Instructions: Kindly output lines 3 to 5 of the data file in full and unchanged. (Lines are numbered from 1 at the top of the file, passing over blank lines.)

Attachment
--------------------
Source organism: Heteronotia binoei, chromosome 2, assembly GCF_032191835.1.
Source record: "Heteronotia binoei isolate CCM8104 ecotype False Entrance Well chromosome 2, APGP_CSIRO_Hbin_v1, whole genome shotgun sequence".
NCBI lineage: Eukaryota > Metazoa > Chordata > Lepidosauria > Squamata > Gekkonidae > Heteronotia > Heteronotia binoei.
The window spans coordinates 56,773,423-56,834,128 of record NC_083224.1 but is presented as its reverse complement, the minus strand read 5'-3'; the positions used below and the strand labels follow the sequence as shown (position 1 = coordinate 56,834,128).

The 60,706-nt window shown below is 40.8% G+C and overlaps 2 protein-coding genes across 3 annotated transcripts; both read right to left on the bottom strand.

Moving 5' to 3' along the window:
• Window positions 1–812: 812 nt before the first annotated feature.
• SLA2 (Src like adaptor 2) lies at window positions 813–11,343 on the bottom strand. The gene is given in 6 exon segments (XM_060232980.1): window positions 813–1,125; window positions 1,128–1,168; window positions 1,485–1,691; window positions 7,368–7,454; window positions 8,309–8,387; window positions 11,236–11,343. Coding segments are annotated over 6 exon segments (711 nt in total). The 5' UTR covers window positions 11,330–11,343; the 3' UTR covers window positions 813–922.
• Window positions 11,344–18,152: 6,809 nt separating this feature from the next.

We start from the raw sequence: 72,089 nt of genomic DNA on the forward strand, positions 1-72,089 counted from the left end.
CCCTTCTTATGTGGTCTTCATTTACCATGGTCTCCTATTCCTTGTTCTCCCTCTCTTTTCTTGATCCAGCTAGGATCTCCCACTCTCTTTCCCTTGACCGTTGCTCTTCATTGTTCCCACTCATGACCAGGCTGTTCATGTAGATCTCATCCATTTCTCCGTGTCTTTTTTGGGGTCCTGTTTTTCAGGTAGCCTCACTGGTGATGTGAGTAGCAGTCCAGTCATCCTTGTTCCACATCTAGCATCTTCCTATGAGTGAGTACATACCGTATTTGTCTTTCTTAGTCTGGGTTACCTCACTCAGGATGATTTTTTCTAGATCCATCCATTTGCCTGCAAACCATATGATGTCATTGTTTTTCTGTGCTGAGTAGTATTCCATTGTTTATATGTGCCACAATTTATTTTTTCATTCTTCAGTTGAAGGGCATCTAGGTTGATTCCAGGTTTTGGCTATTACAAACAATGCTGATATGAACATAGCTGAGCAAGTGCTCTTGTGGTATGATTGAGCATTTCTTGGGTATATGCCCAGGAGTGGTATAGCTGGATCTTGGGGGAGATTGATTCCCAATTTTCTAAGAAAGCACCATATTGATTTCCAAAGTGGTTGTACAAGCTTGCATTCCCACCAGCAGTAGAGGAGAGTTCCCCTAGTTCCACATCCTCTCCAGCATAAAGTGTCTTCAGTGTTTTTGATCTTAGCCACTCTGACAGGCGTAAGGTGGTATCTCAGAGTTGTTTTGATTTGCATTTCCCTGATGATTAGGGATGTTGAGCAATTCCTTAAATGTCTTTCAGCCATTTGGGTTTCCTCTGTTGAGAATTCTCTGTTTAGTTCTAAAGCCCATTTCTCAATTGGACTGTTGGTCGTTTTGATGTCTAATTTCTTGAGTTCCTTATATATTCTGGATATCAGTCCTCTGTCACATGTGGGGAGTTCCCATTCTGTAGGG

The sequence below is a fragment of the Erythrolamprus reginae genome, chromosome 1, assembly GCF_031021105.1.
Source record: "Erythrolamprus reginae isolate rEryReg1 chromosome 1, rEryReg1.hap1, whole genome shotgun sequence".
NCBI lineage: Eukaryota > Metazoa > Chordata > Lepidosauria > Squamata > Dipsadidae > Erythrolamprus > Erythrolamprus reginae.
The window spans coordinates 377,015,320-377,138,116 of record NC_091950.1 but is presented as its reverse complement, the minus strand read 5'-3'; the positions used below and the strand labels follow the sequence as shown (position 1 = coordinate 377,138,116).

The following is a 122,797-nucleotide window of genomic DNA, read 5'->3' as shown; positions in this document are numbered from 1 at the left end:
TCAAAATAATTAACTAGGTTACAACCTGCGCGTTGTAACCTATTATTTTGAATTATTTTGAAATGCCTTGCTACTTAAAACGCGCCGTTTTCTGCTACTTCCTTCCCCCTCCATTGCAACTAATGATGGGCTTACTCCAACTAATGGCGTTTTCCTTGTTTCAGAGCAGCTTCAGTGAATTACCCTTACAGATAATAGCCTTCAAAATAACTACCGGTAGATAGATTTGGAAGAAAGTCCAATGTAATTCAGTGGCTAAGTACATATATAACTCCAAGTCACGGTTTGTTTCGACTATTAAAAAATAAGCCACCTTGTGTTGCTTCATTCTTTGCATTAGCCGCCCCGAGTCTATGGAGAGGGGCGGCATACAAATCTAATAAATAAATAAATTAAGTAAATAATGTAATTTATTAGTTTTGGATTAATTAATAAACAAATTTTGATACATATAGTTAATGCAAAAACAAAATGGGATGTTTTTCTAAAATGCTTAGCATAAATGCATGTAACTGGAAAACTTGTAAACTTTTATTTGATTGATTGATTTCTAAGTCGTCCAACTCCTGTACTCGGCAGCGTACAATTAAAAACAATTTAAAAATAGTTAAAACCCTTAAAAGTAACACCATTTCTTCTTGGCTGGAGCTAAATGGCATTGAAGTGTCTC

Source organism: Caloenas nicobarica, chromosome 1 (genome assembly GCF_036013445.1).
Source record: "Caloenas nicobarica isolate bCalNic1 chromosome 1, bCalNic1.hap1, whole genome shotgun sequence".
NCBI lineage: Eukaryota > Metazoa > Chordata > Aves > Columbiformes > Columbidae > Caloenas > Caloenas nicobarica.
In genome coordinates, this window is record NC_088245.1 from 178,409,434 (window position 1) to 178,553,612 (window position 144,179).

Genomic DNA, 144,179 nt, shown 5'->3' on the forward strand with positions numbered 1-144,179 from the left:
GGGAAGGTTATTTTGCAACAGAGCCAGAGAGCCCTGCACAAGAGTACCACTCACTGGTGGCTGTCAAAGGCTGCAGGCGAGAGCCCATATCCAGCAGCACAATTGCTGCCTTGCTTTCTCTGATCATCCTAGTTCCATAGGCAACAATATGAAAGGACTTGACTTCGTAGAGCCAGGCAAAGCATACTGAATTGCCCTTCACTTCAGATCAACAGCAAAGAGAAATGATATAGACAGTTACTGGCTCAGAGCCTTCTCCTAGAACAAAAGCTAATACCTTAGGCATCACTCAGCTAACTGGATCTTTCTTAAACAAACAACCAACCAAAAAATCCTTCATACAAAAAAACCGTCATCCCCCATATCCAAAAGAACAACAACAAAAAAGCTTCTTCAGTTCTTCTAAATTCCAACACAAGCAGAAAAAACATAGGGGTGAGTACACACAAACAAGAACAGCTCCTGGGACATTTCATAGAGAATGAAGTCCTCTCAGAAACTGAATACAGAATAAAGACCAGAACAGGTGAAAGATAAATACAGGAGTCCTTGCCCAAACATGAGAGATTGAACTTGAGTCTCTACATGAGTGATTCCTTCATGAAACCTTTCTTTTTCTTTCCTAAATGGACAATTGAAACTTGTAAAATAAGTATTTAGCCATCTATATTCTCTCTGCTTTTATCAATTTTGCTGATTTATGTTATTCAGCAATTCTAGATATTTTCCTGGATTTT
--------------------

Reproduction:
NCBI lineage: Eukaryota > Metazoa > Chordata > Lepidosauria > Squamata > Gekkonidae > Heteronotia > Heteronotia binoei.
The window spans coordinates 56,773,423-56,834,128 of record NC_083224.1 but is presented as its reverse complement, the minus strand read 5'-3'; the positions used below and the strand labels follow the sequence as shown (position 1 = coordinate 56,834,128).

The 60,706-nt window shown below is 40.8% G+C and overlaps 2 protein-coding genes across 3 annotated transcripts; both read right to left on the bottom strand.